Fins Fantasy: Analyzing Jarvis Landry’s 2015 Fantasy Value
Well, the boss says it’s time for me to get up off my lazy ass and write an article. Which is funny in a cosmic sort of way, being that I am one week removed from major brain surgery. In all fairness, it’s been over three weeks since I’ve written one, and the masses have been eagerly awaiting my triumphant return. Oh yeah, I almost forgot, this article details Jarvis Landry’s 2015 fantasy football prognosis.
Jarvis Landry had a solid rookie season, gaining 758 yards on 84 receptions, also adding 5 touchdowns. He ranked 49th among wide receivers with 97.4 fantasy points.
Jarvis Landry is a very good, if not unconventional slot receiver. He has reliable hands, he runs crisp routes, and he works well within tight windows. However, he doesn’t rely upon elite short area quickness that other top slot receivers, like Randall Cobb and Julian Edelman, use to get open quickly in tight windows. Instead, he uses his rather large frame (5’11 202lbs) to box defensive backs out, and grab receptions through his physicality. Landry poses a mismatch against most inside defensive backs, as it is extremely difficult for your average 5’9 nickel cornerback to play press coverage with Jarvis opening up a can of whoop-ass on every play.
Now, you may have noticed I used the words “slot receiver” twice when describing Jarvis Landry. In the event that you are related to Mike Wallace and didn’t catch that (see what I did there? Total comedic genius) allow me to use them again in aggressive fashion: Jarvis Landry is a SLOT RECEIVER. The reason being that he struggles playing outside on the account of his being almost as slow as Peyton Manning. (He ran a 4.77 second 40 yard dash on the combine… Peyton ran a 4.8) Now, I know what you’re thinking: “Plenty of slot receivers put up huge fantasy numbers, especially in PPR formats, you handsome fool.” To which I respond with: “Yeah, sure but not ones that average 9.0 yards a catch.” Don’t get me wrong Landry’s drop rate was good for top 5 in the league which is certainly impressive. But at his current average per catch he’d need 112 catches just to crack 1,000 yards. As of right now, I view Jarvis Landry as a very skilled slot receiver, nothing more, and nothing less.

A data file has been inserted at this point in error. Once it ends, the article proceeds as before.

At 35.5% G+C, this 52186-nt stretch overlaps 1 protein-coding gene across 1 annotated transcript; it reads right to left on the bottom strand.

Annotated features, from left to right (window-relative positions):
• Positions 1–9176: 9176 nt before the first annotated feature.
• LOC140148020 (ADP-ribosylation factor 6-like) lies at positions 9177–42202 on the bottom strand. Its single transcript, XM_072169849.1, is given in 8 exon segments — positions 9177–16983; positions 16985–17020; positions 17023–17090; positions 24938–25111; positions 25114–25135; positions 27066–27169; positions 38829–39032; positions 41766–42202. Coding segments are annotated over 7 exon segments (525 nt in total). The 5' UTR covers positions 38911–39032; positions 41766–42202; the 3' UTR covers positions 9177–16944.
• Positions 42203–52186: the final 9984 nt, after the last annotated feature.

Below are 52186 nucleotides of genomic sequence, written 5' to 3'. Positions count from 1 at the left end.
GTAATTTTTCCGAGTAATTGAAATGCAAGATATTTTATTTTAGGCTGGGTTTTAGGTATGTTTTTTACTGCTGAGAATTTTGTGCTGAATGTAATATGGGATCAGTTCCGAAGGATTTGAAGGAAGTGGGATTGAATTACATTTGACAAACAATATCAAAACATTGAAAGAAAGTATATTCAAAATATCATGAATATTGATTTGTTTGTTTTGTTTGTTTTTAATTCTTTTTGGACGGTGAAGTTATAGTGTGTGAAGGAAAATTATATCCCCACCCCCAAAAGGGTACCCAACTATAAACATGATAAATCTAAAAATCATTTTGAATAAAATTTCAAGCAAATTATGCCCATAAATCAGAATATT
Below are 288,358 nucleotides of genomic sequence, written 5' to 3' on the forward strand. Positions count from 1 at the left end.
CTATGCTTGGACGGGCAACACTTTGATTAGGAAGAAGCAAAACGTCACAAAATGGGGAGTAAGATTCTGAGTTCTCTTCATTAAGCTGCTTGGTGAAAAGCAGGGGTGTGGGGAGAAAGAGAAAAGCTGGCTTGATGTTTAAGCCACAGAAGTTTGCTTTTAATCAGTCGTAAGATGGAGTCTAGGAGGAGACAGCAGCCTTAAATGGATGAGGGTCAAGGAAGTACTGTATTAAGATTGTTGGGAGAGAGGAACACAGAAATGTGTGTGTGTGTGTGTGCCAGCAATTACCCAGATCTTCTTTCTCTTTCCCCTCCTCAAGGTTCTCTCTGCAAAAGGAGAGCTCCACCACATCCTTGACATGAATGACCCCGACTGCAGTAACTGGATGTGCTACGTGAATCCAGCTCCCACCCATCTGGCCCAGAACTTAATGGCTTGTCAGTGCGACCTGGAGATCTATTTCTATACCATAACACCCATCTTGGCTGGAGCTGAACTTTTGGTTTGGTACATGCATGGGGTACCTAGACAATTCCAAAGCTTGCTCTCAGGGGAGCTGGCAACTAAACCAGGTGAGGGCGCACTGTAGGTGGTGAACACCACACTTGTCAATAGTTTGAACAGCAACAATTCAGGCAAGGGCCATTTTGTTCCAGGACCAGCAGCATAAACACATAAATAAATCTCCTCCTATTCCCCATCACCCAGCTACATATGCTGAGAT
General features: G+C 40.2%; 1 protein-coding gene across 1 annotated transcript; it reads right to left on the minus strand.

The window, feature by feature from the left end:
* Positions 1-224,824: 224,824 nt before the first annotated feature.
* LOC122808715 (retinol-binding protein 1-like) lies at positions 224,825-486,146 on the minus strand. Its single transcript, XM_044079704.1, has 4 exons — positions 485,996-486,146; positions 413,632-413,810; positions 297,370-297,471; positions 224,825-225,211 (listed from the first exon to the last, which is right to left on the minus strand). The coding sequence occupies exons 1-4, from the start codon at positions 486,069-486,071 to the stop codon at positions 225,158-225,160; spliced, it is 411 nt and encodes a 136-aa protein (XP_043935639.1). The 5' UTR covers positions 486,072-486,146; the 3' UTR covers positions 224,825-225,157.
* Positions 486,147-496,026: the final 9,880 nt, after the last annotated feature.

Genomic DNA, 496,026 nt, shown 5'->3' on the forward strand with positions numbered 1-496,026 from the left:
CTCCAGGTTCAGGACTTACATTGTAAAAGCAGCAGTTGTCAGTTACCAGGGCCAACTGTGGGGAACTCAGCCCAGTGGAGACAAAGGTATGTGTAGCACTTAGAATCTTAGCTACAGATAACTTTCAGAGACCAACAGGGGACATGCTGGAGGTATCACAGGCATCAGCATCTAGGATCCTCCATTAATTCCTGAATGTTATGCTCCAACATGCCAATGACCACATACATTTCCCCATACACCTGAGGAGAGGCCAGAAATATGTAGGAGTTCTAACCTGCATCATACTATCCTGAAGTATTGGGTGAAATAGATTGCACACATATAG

Jarvis Landry is the perfect fit as the third wide receiver (designated slot receiver) in Bill Lazor’s offense. Landry essentially is put in the position to play to his strengths, and works almost exclusively out of the slot. Here he operates as a safety blanket for Ryan Tannehill, a duty he performed well at in the second half of the year, as evidenced by his astounding 9 targets per game over that span. The vast majority of his receptions come underneath the middle of the field, so he matches Ryan Tannehill’s playing style well. Having entrenched himself as Tannehill’s go-to guy over the middle of the field, Landry doesn’t have to worry about a significant reduction in target volume either. And even when Lazor decides to ditch the 3 wide receiver sets, he will likely stay on the field as Tannehill’s aforementioned blankie, even though he will be lining up as the WR3.
The Dolphins actually have a crowded wide receiver corps, which is a good problem to have. The only one with their role set in stone is Landry so that isn’t even a factor. At this point the Dolphins know he’s a reliable WR3 who will receive the vast majority of short pass targets. I think it likely that Stills takes the WR1 position, Jennings takes the WR2, and by mid-season DeVante Parker takes over for Jennings. Either way I’m nearly certain Landry will receive the most targets and complete the most receptions.
Jarvis Landry started off his rookie year slowly, but established himself as a reliable, consistent fantasy receiver in the second half of the season. He has yet to have a 100 yard game in his career, but he still put up good numbers, especially in PPR formats. In his last 9 games of the season, he put up no fewer than 5 catches in any one game, and also added 4 TDs over that span. Landry’s lack of explosive plays is concerning, as it limits any chances of putting up 100 yard double-digit performances, but ultimately with Landry you know you’re a lock for at least 6-10 points.
Landry suffered a foot fracture in 2011 in the lead up to his freshman year. The foot issue resurfaced in 2013, and he missed a few games. Foot injuries are tricky and tend to rise again in those who suffer from them, but Landry has showed no signs of injury whatsoever in his professional career. I wouldn’t consider him an injury risk.
I think that Jarvis Landry will be the 2nd highest scoring fantasy wide receiver in Miami this year. His ceiling as a slot receiver puts a cap on his overall yardage, and limits the amount of opportunities he’s going to get downfield. That being said, the sheer number of targets he has his way, and his reliability in the short passing game make him a great option for owners who value consistency. Personally, I have him pegged for about 900 yards receiving on about 90 receptions. I think he’ll increase his TD total slightly to 6 or 7 as well. Those numbers would make him a low-end WR2 or solid WR3 option in PPR formats. In non-PPR formats I see him as a good WR3 or depth receiver. I’d say if you can get him in the 10th round in standard 10 team leagues, you’ve gotten him for a very fair price. And I know fair prices considering I was the treasurer for my high school’s Jewish Club. Or was I vice president? Damn brain surgery.